We get asked all of the time which devices are best for displaying dashboards and while we can recommend safe choices, some of the most creative and unique setups come from our customers. We put together some of their most popular recommendations to help answer your questions and get you started.

We’ll start by getting the easy stuff out of the way first:

dashboards on displaySelecting the Best TV for Displays

Ultimately, you can choose any TV to display your dashboard around the office, but there are some considerations to take into account:

  • Reflections from lighting
  • Viewing Angles
  • Size

You’ll obviously want the TV you display your dashboard on to be visible to your team, so you need to consider the viewing conditions at your office. For example, if your office would produce a lot of reflections you need to get a bright TV with an antiglare coating.

We recommend heading to a store and viewing the TVs from a distance and odd viewing angles. This will give you a good idea of which TV will perform best when displaying dashboards.

The only thing we caution customers against when choosing a TV is to avoid smartTVs. The built in browsers don’t work well for displaying dashboards, so we recommend using a computer instead. Which, brings us to our next piece of hardware:

Computer Options for Displaying Your Dashboards

There are many different options when it comes to the type of computer you use, and I’m sure we are missing some options, because we continue to be surprised by the ways our customers set up their computer hardware for dashboard viewing.

Here are the methods we know and recommend:

Stick to PCs that Run Windows

We are big fans of stick PCs because they allow you to remote into them and they tend to be pretty powerful and easy to setup and use. The downside to using these is that they are expensive.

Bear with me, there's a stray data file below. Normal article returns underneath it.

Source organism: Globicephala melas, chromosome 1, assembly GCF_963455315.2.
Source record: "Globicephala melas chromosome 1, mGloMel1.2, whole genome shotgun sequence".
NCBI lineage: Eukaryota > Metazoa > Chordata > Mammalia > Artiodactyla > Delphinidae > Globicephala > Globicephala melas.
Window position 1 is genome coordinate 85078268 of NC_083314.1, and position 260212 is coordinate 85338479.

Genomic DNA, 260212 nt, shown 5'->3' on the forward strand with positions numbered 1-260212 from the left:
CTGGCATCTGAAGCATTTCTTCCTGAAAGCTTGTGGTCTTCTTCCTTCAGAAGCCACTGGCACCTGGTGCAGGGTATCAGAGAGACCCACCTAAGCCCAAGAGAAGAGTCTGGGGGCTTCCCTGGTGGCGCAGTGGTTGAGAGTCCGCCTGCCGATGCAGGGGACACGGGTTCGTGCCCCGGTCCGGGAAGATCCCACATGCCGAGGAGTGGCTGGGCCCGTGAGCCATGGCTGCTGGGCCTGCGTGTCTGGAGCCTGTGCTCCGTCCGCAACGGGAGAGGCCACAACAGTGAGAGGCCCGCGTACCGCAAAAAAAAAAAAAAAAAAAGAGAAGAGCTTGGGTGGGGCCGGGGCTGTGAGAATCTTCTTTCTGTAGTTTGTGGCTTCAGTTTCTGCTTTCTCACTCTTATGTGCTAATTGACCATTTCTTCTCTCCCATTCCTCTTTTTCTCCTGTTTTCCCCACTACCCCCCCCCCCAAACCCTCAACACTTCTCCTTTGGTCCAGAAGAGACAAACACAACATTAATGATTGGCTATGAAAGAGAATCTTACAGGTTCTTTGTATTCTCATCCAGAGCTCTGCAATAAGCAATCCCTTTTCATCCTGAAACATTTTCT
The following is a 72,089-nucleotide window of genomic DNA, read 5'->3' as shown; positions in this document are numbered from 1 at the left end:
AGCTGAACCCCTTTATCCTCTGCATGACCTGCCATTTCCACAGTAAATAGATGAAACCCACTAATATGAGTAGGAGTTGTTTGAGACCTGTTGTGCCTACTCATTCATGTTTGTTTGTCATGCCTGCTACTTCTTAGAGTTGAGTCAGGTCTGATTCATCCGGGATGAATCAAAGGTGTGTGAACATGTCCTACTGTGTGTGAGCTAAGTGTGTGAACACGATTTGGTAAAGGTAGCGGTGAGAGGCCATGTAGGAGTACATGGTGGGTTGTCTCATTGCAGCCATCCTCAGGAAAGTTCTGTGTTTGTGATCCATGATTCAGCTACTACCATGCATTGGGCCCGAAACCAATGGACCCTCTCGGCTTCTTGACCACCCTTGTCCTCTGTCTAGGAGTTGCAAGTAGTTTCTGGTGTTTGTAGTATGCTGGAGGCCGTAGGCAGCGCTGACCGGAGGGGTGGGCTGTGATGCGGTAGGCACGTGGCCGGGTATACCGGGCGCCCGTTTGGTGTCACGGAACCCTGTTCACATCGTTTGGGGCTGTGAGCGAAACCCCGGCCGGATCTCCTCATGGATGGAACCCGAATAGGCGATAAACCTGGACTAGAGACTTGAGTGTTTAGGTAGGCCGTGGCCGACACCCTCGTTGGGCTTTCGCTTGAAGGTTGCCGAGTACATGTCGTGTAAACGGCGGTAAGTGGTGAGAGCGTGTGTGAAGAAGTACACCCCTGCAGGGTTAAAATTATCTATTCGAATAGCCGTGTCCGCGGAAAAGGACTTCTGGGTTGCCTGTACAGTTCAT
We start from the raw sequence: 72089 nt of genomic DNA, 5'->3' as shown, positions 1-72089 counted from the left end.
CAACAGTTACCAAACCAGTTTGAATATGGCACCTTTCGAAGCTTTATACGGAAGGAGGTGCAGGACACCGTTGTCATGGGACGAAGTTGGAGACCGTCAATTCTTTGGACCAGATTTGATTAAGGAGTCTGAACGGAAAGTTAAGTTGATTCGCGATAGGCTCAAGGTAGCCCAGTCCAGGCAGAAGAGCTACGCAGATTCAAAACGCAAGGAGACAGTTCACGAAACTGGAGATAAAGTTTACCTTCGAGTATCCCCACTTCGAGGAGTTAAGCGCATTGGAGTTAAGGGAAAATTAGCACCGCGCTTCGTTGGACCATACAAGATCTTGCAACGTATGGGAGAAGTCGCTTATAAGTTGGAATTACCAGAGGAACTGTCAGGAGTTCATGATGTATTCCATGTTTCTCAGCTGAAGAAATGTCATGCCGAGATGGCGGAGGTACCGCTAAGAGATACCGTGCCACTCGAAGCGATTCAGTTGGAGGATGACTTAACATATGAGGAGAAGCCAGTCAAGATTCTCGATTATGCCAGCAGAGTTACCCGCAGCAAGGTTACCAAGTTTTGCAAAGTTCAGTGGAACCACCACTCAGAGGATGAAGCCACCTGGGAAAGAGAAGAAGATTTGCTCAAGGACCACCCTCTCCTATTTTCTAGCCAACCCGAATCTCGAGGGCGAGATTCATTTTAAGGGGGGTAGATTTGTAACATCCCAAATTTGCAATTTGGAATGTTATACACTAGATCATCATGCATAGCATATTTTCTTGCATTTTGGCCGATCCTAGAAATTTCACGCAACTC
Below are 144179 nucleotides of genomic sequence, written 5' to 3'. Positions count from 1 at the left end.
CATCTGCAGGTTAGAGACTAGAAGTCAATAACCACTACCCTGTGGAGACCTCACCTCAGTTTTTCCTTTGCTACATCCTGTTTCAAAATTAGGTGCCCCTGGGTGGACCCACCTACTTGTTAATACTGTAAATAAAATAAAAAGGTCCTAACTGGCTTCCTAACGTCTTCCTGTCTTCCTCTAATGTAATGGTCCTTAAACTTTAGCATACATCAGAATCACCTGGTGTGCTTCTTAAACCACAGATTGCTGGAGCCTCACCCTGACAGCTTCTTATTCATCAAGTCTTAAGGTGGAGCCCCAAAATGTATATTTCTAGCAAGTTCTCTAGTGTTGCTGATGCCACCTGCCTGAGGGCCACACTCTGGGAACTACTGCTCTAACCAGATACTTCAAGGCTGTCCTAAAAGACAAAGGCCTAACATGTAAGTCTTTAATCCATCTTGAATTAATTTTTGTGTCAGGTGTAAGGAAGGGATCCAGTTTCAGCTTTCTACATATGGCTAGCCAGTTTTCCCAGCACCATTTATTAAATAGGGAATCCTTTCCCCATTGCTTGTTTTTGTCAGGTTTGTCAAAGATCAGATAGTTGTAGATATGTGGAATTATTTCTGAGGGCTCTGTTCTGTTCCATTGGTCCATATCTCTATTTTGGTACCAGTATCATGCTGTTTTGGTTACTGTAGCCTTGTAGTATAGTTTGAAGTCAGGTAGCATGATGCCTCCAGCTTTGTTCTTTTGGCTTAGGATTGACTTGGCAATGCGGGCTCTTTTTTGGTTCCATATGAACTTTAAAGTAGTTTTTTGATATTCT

intel compustick


A great example, that we are looking to use in our own office, is the Intel Compute Stick.

The model we recommend comes with an m3 processor clocked at .9 ghz, 4GBs of RAM and 64GB of storage space. It also comes at a cost: $324.99.


Due to the lower cost and decent performance, the Chrombit (CS10) makes a great alternative to Windows stick PCs. It costs just $85 and comes with 2GB RAM and 16GB of storage space.



We use the Chromebits in many of our dashboards and our only complaint is that we have to switch the USB keyboard and mouse to each dashboard when we want to interact with them (in other words, we don’t have the ability to remote into them.)

Raspberry Pi

If you’re into DIY projects, you’ve probably already heard of the Raspberry Pi. It can be a powerful and relatively cheap setup, and if you’ve got the know-how it makes for a great computer to view dashboards on.

raspberry pi


1 Machine, VMs and Chromecast

This is the cheapest way to set up a dashboard display around the office, and it’s the perfect example of one of our customer’s creative setups! Start by setting up Virtual Machines (VMs) on a single machine. You’ll want the same number of VMs as displays in the office. Then, open up a Google chrome tab on each VM and use chromecast to stream that to the correct displays around the office. The downside for this technique is that you need a computer that will always be on and at the office - so you’d need to set up a machine dedicated to this task.

As an alternative to the VMs and Chromecast you could use HDMI cables, but that adds to the cost.

Want to learn more? Make sure you're practicing dashboard best practices by downloading this free webinar recording:

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